back in college, I used to use baking as a stress reliever, and law school has marked the return to late-night/really-early-morning baking. in the last few years, I’ve found enjoyment in a good weekend baking project, but as a law student, I’ve lately been on the hunt for recipes for pastries that require less time.
unfortunately, this means I’m still am mystified by pastries made with yeast (a project I’m hoping to tackle this summer). but fortunately, this search turned up violet bakery’s baking powder-leavened cinnamon buns, which has all the sugary, intense cinnamon flavor and enjoyable flaky dough without the hours of rising. these cinnamon buns also freeze great, and with my new gas oven (which preheats in only 5 minutes!!!), I’m always 30 minutes away from a tasty, fresh-baked pastry.
law school has marked the return of another habit that perhaps is in tandem with late-night bakes: late night snacking. unfortunately, I no longer have my college-age metabolism, which leads me to another project I’m hoping to tackle after finals: some of the beautiful hiking trails around d.c! I’m definitely looking forward to packing some of these highly-portable buns and scrambling up some rocks this summer.
75g unsalted butter
250g light brown sugar
1 tbsp ground cinnamon
1 tsp ground cardamom
560g all-purpose flour, plus more for rolling
2 tbsp baking powder
2 tsp kosher salt
2 tsp ground cardamom
240g cold unsalted butter, cut into small cubes
300g cold milk
2 tbsp sugar, for dipping
optional: butter, for greasing the tin, or muffin tin liners
claire ptak. the violet bakery cookbook. new york: ten speed press, 2015.
2 in a small bowl, mix together the light brown sugar and cinnamon until no lumps remain, then set aside.
buns|1 preheat oven to 400ºF. butter a 12-cup muffin tray, or line with paper liners.
2 in a large bowl, combine all the dry ingredients, then using a pastry cutter, mix in the cubes of butter until you have a coarse meal.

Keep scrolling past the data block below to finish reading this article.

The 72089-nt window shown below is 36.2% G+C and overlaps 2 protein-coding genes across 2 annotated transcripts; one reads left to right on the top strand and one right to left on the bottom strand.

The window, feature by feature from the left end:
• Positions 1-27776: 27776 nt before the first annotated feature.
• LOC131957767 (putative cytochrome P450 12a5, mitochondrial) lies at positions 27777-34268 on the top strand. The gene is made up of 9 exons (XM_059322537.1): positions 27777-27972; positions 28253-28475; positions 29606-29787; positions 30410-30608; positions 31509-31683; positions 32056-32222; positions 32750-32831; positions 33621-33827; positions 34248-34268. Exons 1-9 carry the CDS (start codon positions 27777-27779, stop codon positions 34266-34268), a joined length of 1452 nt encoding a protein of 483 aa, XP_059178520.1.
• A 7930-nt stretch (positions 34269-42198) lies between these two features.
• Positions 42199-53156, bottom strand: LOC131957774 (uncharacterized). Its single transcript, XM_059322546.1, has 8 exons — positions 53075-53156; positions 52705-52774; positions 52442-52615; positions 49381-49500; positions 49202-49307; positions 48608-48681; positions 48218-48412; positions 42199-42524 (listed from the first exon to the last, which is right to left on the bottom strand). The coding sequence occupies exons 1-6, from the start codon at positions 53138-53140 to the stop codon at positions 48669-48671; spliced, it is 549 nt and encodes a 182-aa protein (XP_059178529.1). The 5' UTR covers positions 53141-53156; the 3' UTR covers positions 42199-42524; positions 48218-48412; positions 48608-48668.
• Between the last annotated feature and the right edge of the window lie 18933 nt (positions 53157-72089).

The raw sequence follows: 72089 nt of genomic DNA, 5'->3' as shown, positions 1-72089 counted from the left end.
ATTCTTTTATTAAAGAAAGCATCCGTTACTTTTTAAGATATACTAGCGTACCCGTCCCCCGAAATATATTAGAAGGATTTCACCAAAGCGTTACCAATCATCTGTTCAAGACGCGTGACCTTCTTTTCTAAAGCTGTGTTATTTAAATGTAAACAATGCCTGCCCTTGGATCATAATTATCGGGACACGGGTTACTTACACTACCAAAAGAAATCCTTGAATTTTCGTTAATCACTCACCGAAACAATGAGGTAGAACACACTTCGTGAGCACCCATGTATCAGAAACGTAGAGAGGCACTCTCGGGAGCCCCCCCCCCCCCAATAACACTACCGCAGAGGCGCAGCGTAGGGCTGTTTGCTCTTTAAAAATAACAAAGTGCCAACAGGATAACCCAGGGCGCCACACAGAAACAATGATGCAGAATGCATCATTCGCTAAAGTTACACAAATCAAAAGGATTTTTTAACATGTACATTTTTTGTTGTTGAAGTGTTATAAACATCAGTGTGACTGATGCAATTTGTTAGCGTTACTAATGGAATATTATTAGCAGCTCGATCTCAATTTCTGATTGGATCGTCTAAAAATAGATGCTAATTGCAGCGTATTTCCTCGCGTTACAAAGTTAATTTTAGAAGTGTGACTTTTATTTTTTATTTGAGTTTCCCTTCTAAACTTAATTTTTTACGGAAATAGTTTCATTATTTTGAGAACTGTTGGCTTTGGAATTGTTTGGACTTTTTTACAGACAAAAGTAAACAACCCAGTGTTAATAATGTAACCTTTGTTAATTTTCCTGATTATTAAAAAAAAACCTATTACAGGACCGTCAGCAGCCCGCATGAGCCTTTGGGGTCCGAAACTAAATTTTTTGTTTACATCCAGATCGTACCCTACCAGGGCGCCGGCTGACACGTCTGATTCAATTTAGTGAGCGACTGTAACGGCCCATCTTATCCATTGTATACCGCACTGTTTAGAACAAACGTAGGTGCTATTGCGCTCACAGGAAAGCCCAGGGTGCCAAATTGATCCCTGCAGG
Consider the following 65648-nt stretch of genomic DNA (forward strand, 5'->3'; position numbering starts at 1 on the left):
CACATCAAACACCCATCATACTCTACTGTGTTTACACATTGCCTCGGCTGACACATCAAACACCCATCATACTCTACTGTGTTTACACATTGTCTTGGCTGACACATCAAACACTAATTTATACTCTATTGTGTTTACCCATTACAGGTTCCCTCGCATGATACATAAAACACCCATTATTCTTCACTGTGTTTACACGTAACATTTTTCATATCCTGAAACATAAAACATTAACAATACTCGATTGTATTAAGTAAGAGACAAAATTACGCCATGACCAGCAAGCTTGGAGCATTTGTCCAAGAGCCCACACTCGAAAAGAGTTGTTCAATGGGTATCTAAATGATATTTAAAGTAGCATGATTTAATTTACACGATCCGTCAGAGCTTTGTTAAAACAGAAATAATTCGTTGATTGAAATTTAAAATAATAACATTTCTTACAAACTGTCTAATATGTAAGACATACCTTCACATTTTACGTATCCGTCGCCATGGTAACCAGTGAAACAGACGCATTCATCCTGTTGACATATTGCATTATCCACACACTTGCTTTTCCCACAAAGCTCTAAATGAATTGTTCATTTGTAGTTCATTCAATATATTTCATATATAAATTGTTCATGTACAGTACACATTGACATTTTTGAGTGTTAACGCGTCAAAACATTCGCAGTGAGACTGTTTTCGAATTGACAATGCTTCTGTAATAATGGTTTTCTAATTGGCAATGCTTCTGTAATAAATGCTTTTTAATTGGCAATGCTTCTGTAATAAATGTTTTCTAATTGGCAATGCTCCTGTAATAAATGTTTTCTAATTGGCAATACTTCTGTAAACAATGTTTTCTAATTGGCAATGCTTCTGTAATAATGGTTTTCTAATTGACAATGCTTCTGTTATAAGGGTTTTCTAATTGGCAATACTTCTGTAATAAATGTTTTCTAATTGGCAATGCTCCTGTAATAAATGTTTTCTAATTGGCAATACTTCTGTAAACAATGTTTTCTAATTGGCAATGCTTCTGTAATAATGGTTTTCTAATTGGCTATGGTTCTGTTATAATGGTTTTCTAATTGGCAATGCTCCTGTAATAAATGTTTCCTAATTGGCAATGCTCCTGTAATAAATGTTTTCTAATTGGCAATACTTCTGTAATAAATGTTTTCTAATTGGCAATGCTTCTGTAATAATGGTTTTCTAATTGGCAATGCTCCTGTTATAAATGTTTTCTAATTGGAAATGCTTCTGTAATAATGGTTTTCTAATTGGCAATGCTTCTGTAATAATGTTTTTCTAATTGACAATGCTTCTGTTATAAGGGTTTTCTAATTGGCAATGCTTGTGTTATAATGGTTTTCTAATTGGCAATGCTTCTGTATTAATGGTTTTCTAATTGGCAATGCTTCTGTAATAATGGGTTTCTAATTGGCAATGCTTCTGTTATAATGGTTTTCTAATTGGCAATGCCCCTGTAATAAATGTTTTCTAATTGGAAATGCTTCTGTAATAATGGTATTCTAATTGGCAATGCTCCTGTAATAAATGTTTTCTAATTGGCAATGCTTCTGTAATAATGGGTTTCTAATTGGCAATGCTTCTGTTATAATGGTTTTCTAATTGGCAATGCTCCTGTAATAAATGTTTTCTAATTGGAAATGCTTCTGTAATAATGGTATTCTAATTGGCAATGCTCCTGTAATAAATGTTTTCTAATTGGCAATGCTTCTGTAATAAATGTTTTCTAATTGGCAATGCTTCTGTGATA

3 slowly add in the cold milk while mixing, and continue mixing until the dough forms into a balls and comes away from the bowl.
4 turn the dough out onto a lightly floured surface and leave to rest for 5 minutes. fold the dough gently over itself once or twice to pull it all together. let the dough rest a second time, for 10 minutes.
5 clear a large surface and dust lightly with flour. roll out the dough into a large rectangle until about 5mm (1/4in) thick. (I roll it out to 24in x 12in rectangle.) brush the surface of the dough with melted butter and before the butter hardens, sprinkle the cinnamon sugar onto the butter. use it all up!
6 roll the dough up, starting at the long side, keeping it neat and tight. (start with the long side facing you, then gently tug the dough towards you while rolling to get a tight spiral.) once it’s rolled, gently squeeze the roll to ensure the same thickness throughout. use a sharp knife or pastry cutter to cut the roll cross-ways into 12 even slices (mine were each 2in thick). take a slice of the cinnamon roll, peel back ~5cm (~2in) of the loose end of the pastry and fold it back under the roll to loosely cover the bottom. place in the muffin tray, flap-side down. repeat with the remaining slices.
7 bake the buns for 20-25 minutes. as soon as they’re done, flip them onto a wire cooling rack and allow them to cool for 5 minutes. dip each cinnamon bun to a bowl of sugar and serve straight away.
*if you want to freeze the buns, you can freeze the unbaked dough in the muffin tins. after they’re frozen, they can be un-molded and stored until needed. when you bake them, add a few minutes to the bake time.